are growth plates?
Growth plates are unique to children. A growth plate is soft tissue
that grows on the end of long bones that is eventually replaced with
solid bone. According to the National Institute of Arthritis and Muscles
and Skin Diseases (NIAMS), a growth plate resembles a gap between the
long bone, called the metaphysics, and its head, called the epiphysis.
During adolescence, these plates are replaced by bone. Girls' skeletons
mature earlier than boys, therefore older boys are more likely to have
a growth-plate injury than older girls. Growth plates are the weakest
areas in a child's skeleton and are the most susceptible to injury.
If not corrected, a growth-plate injury can stunt the growth of a bone,
creating a situation in which one leg or arm is longer than the other.
injuries occur to growth plates?
Because they are weak, growth plates can fracture. Ligaments surrounding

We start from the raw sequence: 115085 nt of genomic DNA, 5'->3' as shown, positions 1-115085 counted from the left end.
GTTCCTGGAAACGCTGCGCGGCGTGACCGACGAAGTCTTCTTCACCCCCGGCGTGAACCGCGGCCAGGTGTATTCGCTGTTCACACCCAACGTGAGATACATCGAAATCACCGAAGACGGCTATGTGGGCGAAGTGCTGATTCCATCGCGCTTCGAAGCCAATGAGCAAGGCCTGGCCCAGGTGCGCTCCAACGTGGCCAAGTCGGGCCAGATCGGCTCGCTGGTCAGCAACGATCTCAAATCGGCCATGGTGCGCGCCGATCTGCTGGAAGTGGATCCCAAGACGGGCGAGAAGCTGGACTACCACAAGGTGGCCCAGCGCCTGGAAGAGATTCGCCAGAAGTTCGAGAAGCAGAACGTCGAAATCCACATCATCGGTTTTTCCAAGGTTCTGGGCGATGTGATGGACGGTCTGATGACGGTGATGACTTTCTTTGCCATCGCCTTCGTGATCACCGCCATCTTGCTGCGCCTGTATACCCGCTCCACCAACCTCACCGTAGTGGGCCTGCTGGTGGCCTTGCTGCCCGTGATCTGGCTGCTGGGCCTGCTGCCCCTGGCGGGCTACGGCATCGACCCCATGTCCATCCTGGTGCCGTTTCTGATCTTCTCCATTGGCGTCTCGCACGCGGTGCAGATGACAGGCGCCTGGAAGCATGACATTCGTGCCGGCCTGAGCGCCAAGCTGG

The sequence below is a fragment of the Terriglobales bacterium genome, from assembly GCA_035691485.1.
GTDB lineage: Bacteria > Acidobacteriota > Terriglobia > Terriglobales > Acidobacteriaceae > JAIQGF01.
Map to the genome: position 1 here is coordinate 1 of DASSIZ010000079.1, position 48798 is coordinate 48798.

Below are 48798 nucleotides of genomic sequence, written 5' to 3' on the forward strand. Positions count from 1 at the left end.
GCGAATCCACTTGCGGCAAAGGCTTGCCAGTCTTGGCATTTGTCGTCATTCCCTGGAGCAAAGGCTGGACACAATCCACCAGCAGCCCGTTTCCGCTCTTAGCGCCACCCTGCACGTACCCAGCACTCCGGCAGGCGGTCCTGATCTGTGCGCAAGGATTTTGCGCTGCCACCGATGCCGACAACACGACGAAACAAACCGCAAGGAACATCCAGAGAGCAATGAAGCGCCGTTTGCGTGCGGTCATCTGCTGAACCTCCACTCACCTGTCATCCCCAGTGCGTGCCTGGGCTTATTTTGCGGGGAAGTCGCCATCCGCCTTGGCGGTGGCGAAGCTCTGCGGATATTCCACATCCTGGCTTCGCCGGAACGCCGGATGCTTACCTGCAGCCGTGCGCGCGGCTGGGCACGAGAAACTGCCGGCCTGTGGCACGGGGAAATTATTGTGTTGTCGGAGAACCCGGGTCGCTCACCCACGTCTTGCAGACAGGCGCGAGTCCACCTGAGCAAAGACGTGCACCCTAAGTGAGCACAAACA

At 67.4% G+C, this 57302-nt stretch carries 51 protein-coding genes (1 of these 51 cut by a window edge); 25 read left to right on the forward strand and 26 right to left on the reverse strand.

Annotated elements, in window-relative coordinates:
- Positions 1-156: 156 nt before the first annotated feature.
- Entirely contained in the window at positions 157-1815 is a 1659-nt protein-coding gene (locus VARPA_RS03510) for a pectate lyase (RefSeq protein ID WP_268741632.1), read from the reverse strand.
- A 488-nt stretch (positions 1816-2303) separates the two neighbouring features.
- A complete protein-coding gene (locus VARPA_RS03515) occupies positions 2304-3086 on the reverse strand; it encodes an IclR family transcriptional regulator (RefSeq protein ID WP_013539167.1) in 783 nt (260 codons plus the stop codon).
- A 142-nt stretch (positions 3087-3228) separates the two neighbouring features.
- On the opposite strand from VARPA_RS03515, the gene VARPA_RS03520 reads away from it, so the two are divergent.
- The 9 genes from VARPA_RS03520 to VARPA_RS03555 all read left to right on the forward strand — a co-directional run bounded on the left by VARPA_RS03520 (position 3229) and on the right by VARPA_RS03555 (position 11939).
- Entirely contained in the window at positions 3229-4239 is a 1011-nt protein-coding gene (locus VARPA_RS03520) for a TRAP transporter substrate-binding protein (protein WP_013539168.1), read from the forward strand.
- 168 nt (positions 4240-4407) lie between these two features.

a child's joint are not yet strong and may not be able to fully stabilize
a joint. A blow, such as twisting an ankle or knee, can cause an injury
to the growth plate. The overuse of a joint may cause injury too. For
example, a baseball pitcher can damage his growth plate at the end of
his arm due to repetitive use. The NIAMS lists the most common growth-plate
injuries as those to fingers, the outer bone of the forearm, the wrist
and the lower leg bones.
are five types of growth plate injuries. The following is an adaptation
of the Salter-Harris Classification of Growth Plate Injuries.
The epiphysis and metaphysics are separated (short bone and long
bone, respectively), but the growth plate still connects the two bones
in vital areas.
The metaphysics and growth plate are cracked and partially separated
from the epiphysis.
The epiphysis and growth plate are cracked and partially separated
from the metaphysics This fracture is most common in the lower leg.
The epiphysis, growth plate and metaphysics are
cracked and migrating from the main bone structure — most commonly
near the elbow.
The epiphysis is crushed, compressing the growth plate. As the
least common of all growth plate injuries, it usually stunts
growth prematurely in a child.
is necessary for types 1, 2 and 3. Healing time varies, but prognosis
for recovery is good. Type
4 and 5 requires surgery
and healing. Type 5 fractures have the worst prognosis for
recovery, and bone growth is usually stunted.
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